Back to School or Not? Options Abound

By Charles Castelly, SLED Analyst

With the expected return of students back to school in the fall, most counties are trying to figure out the best way to facilitate a safe and orderly process.

School systems are facing many challenges right now — the first being how to keep social distancing. Secondly, they will need to manage remote learning environments — and find a way to pay for new technologies that are required to support them.

Lots of decisions still need to be made and school systems are using all available resources to resolve outstanding issues — and they are reaching out to parents for their input.

For example, Fairfax County, Virginia has given parents two options. A virtual learning option would involve students logging into a virtual classroom for interactive instruction four days a week. The second option would require students returning to school three days a week and spending two days a week at home learning virtually.

Whatever the decision, virtual or hybrid classroom, there will need to be technology enhancements to successfully adapt to the new reality. Other school systems will likely face similar challenges.

Cybersecurity will be a crucial piece. With students and teachers accessing information from multiple devices, endpoint protection is vital. Students will need to be able to access the school’s network virtually or in the classroom without putting their data at risk.

Cloud applications are another crucial piece of the puzzle. With many school systems transitioning to the cloud over the past couple of years, classroom management and learning applications have become great tools for students and teachers alike. With the potential of a fully virtual or a hybrid experience, being able to access resources from wherever students are located will be vital to success.

As school systems work through what the best course of action will be for the fall, the safety of students and teachers will continue to be the top priority. Vendors will need to partner with school systems to understand their specific needs to find best the solutions for them. There will need to be a true collaborative effort between all parties to make the remote learning experience successful.

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Military Space Programs Emerge as a Top Priority in 2021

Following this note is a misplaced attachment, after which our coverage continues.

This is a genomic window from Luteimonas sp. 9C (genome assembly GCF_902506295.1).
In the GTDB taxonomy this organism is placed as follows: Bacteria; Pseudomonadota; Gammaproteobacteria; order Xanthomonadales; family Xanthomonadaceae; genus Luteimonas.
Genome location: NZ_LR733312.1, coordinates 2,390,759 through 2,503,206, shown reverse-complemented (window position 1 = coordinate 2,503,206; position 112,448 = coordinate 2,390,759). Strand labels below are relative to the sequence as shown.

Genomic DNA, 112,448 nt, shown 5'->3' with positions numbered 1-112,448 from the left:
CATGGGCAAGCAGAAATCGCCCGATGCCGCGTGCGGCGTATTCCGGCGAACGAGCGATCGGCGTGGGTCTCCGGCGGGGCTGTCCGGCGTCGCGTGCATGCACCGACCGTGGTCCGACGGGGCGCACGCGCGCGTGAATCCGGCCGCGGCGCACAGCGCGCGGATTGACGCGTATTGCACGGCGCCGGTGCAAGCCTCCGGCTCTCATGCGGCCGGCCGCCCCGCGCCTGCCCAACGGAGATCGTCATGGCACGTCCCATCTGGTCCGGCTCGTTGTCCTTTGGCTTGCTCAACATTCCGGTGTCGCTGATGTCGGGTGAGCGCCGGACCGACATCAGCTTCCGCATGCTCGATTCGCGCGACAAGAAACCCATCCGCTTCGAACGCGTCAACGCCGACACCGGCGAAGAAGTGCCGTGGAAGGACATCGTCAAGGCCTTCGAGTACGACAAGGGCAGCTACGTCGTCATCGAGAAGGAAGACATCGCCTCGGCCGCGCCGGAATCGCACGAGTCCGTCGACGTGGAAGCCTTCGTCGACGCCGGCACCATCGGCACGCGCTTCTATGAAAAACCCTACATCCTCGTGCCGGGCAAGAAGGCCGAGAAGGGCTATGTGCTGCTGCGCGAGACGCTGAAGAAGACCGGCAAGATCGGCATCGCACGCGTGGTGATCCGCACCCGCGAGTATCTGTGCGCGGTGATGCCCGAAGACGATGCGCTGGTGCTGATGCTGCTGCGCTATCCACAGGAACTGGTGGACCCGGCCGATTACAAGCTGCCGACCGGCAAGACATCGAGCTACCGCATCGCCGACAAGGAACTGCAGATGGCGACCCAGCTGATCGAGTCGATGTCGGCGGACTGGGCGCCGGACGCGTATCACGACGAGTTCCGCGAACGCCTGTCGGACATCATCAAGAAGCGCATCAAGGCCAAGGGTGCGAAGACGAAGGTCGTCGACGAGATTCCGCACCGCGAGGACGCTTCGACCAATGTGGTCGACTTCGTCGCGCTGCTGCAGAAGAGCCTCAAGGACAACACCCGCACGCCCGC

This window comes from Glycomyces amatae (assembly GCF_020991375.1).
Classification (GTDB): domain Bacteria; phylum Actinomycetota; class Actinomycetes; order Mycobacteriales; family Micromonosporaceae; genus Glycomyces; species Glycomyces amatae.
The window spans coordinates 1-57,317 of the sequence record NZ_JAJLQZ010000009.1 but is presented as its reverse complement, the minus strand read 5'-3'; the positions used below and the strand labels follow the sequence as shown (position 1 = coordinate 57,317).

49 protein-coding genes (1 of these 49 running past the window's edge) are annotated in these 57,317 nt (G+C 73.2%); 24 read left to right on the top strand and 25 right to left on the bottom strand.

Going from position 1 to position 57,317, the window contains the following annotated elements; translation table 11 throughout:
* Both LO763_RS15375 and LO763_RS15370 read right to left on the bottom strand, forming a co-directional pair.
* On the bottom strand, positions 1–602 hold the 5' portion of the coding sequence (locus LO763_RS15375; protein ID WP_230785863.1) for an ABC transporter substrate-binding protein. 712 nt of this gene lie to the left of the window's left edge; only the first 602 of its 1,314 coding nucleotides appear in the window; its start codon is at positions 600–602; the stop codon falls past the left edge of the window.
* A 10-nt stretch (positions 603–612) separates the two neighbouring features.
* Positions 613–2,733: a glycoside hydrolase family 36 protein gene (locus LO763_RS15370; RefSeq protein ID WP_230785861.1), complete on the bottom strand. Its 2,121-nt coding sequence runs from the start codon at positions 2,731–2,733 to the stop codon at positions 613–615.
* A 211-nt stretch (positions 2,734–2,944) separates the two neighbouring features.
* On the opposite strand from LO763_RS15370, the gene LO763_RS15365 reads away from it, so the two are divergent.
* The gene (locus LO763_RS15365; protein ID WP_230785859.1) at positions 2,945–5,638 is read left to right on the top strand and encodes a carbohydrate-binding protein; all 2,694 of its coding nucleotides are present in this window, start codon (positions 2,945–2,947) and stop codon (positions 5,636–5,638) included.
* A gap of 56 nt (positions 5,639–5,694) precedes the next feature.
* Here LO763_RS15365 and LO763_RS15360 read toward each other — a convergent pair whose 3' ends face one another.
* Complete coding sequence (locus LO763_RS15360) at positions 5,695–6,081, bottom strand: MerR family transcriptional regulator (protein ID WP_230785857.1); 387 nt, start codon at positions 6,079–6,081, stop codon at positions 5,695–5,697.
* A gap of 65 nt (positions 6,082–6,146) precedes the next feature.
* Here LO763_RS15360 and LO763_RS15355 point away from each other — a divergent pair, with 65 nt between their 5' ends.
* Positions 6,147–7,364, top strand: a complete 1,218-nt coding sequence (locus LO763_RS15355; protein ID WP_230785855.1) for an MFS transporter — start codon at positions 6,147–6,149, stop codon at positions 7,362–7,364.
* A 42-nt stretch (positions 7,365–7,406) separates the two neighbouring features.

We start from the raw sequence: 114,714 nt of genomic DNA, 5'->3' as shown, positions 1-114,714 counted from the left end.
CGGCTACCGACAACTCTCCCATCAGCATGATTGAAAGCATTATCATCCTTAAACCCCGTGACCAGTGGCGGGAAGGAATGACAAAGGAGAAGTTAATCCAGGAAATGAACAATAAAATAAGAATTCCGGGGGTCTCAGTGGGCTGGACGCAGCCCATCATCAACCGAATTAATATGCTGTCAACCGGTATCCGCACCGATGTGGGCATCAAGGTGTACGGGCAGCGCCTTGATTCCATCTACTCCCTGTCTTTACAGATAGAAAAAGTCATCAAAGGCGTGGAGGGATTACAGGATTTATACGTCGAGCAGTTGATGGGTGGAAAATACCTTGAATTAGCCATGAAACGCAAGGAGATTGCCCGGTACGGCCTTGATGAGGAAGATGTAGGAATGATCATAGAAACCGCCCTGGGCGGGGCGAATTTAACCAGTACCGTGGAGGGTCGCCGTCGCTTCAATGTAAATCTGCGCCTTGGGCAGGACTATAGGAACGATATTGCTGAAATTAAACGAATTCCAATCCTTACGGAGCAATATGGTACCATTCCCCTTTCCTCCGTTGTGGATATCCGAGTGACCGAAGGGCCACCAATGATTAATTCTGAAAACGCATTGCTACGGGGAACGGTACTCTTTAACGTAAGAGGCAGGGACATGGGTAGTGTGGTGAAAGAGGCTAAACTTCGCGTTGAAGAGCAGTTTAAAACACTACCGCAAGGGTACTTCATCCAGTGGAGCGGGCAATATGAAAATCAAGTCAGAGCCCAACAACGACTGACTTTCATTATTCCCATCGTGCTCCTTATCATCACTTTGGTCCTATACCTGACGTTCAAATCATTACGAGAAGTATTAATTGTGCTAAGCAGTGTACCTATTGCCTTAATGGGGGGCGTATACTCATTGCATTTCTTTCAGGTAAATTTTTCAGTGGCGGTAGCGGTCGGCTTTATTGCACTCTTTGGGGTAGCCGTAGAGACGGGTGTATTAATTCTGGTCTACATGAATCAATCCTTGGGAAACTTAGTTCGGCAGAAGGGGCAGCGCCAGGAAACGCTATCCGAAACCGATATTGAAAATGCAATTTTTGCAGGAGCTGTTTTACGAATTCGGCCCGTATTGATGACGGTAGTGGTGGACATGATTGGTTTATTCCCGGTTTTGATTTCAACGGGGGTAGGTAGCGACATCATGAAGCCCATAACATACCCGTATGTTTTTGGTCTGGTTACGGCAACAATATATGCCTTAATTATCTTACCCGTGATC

Lloyd McCoy Jr.

By Lloyd McCoy, Market Intelligence Manager

While passage of the 2021 budget is still months away, Congress and the White House are busy crafting the final version of the 2021 National Defense Authorization Act. This is the most important budget document for the Department of Defense as it establishes funding levels and sets the policies under which money will be spent. As such, it’s a reliable barometer for DOD priorities in the next year or two.

There’s a clear consensus emerging between the Administration and Congress on space as a high priority and the upcoming NDAA will call for a strengthened role in space for our military. More specifically, acquiring the infrastructure and technologies that will further development of space-based assets and capabilities will be spelled out.

Let’s look at where we expect IT solutions to be most needed in the space domain:  Read more of this post

Cybersecurity Spending Continues in State Government

By Rachel Eckert, SLED Manager

By now, most of us are aware of the budgetary restrictions many states will be under due to reduced revenue collections. Arkansas will experience cuts of about $250 million in the next fiscal year. Utah could see budget cuts up to 10%, while Vermont may see budget cuts of up to 25%. This will most likely restrict the number of new projects, but one area many state CIOs expressed continued support for is cybersecurity.

During recent round table discussions hosted by NASCIO, budgets and budget cuts were top of mind for CIOs as they shared top priorities for the coming fiscal year. Many stated that they were continuing with their initiatives as best they could, balancing funding with requirements. Initiatives include projects like service digitization, automation, customer relationship management, and in many cases, improving cybersecurity frameworks.

Some states are planning to leverage funding they receive through the CARES Act for technology, while others are trying to find alternative ways to finance new and ongoing initiatives alike. Despite budget cuts, there is one area continuing to receive CIO attention — cybersecurity. Here’s a snapshot of what’s happening across the country:  Read more of this post

The State Department’s Data-Driven Future

By Jessica Parks, Analyst

In January of this year, the State Department made headlines when it established its Center for Analytics (CfA) to manage and analyze data across the entire department. The formation of an enterprise-level analytics center is a significant move for what has traditionally been a highly decentralized organization. It also reflects a broader goal at to better harness and apply its troves of data.

If you’re looking to get in on the action, read on for a couple of areas worth targeting in FY21.

Analytics to Improve Administrative Functions

Under Chief Information Officer Stuart McGuigan, IT systems at the agency are viewed in terms of business output, especially in how they support operational functions like workflows and onboarding. Speaking at an AFCEA Bethesda event in April, he described how the State Department is exploring robotic process automation (RPA) to speed up the onboarding process for new employees and further empowering back office staff.   Read more of this post

Top CAPEX Investment Areas in Army IT for FY21

It is no exaggeration to say FY20 has been a tumultuous year and that the upcoming FY21 budget will likely see noteable changes from what the White House submitted in February. However, for the Department of Defense, and the Army in particular, the major strategic priorities highlighted in the FY21 budget request are unlikely to change.